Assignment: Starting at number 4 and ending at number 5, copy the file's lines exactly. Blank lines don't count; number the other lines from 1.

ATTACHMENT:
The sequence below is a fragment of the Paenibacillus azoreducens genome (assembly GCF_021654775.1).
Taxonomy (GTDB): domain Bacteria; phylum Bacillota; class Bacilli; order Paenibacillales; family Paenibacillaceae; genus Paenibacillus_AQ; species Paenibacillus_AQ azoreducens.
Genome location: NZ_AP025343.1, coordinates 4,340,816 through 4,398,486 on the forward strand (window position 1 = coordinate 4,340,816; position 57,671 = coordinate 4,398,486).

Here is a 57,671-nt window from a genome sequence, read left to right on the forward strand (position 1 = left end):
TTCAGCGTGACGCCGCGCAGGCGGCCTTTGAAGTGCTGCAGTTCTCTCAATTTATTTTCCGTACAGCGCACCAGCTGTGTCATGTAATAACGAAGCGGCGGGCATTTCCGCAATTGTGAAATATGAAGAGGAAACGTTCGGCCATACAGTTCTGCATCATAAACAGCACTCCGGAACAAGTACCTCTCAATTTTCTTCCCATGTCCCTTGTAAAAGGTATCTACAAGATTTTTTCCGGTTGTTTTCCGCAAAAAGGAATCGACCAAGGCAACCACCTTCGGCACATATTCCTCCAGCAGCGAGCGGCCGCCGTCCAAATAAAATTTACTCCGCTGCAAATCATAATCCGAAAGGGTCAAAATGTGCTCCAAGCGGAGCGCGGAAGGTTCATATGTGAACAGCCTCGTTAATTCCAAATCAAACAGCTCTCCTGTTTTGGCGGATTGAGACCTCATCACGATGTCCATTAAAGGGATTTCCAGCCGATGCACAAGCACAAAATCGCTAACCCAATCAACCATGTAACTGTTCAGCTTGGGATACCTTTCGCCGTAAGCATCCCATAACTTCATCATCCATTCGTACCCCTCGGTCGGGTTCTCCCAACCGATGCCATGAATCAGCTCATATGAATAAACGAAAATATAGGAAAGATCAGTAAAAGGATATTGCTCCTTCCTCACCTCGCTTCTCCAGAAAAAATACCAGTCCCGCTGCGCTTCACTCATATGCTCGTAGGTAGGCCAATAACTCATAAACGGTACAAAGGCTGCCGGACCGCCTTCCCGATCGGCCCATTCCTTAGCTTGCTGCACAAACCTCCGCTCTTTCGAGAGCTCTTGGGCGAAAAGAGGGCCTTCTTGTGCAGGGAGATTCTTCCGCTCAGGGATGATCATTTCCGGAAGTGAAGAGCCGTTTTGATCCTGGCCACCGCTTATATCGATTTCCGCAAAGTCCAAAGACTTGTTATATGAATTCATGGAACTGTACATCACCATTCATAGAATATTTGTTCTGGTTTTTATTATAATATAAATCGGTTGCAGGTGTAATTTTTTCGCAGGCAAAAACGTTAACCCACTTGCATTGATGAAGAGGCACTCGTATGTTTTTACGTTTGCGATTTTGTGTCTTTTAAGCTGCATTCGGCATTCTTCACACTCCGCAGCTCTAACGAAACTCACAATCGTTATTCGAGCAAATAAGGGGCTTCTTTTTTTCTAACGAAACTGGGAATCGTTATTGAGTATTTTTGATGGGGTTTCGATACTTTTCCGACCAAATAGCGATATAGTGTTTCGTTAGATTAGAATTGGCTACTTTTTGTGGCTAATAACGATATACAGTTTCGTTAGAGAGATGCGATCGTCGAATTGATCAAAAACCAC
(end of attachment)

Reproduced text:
Here is a 57,671-nt window from a genome sequence, read left to right on the forward strand (position 1 = left end):
TTCAGCGTGACGCCGCGCAGGCGGCCTTTGAAGTGCTGCAGTTCTCTCAATTTATTTTCCGTACAGCGCACCAGCTGTGTCATGTAATAACGAAGCGGCGGGCATTTCCGCAATTGTGAAATATGAAGAGGAAACGTTCGGCCATACAGTTCTGCATCATAAACAGCACTCCGGAACAAGTACCTCTCAATTTTCTTCCCATGTCCCTTGTAAAAGGTATCTACAAGATTTTTTCCGGTTGTTTTCCGCAAAAAGGAATCGACCAAGGCAACCACCTTCGGCACATATTCCTCCAGCAGCGAGCGGCCGCCGTCCAAATAAAATTTACTCCGCTGCAAATCATAATCCGAAAGGGTCAAAATGTGCTCCAAGCGGAGCGCGGAAGGTTCATATGTGAACAGCCTCGTTAATTCCAAATCAAACAGCTCTCCTGTTTTGGCGGATTGAGACCTCATCACGATGTCCATTAAAGGGATTTCCAGCCGATGCACAAGCACAAAATCGCTAACCCAATCAACCATGTAACTGTTCAGCTTGGGATACCTTTCGCCGTAAGCATCCCATAACTTCATCATCCATTCGTACCCCTCGGTCGGGTTCTCCCAACCGATGCCATGAATCAGCTCATATGAATAAACGAAAATATAGGAAAGATCAGTAAAAGGATATTGCTCCTTCCTCACCTCGCTTCTCCAGAAAAAATACCAGTCCCGCTGCGCTTCACTCATATGCTCGTAGGTAGGCCAATAACTCATAAACGGTACAAAGGCTGCCGGACCGCCTTCCCGATCGGCCCATTCCTTAGCTTGCTGCACAAACCTCCGCTCTTTCGAGAGCTCTTGGGCGAAAAGAGGGCCTTCTTGTGCAGGGAGATTCTTCCGCTCAGGGATGATCATTTCCGGAAGTGAAGAGCCGTTTTGATCCTGGCCACCGCTTATATCGATTTCCGCAAAGTCCAAAGACTTGTTATATGAATTCATGGAACTGTACATCACCATTCATAGAATATTTGTTCTGGTTTTTATTATAATATAAATCGGTTGCAGGTGTAATTTTTTCGCAGGCAAAAACGTTAACCCACTTGCATTGATGAAGAGGCACTCGTATGTTTTTACGTTTGCGATTTTGTGTCTTTTAAGCTGCATTCGGCATTCTTCACACTCCGCAGCTCTAACGAAACTCACAATCGTTATTCGAGCAAATAAGGGGCTTCTTTTTTTCTAACGAAACTGGGAATCGTTATTGAGTATTTTTGATGGGGTTTCGATACTTTTCCGACCAAATAGCGATATAGTGTTTCGTTAGATTAGAATTGGCTACTTTTTGTGGCTAATAACGATATACAGTTTCGTTAGAGAGATGCGATCGTCGAATTGATCAAAAACCAC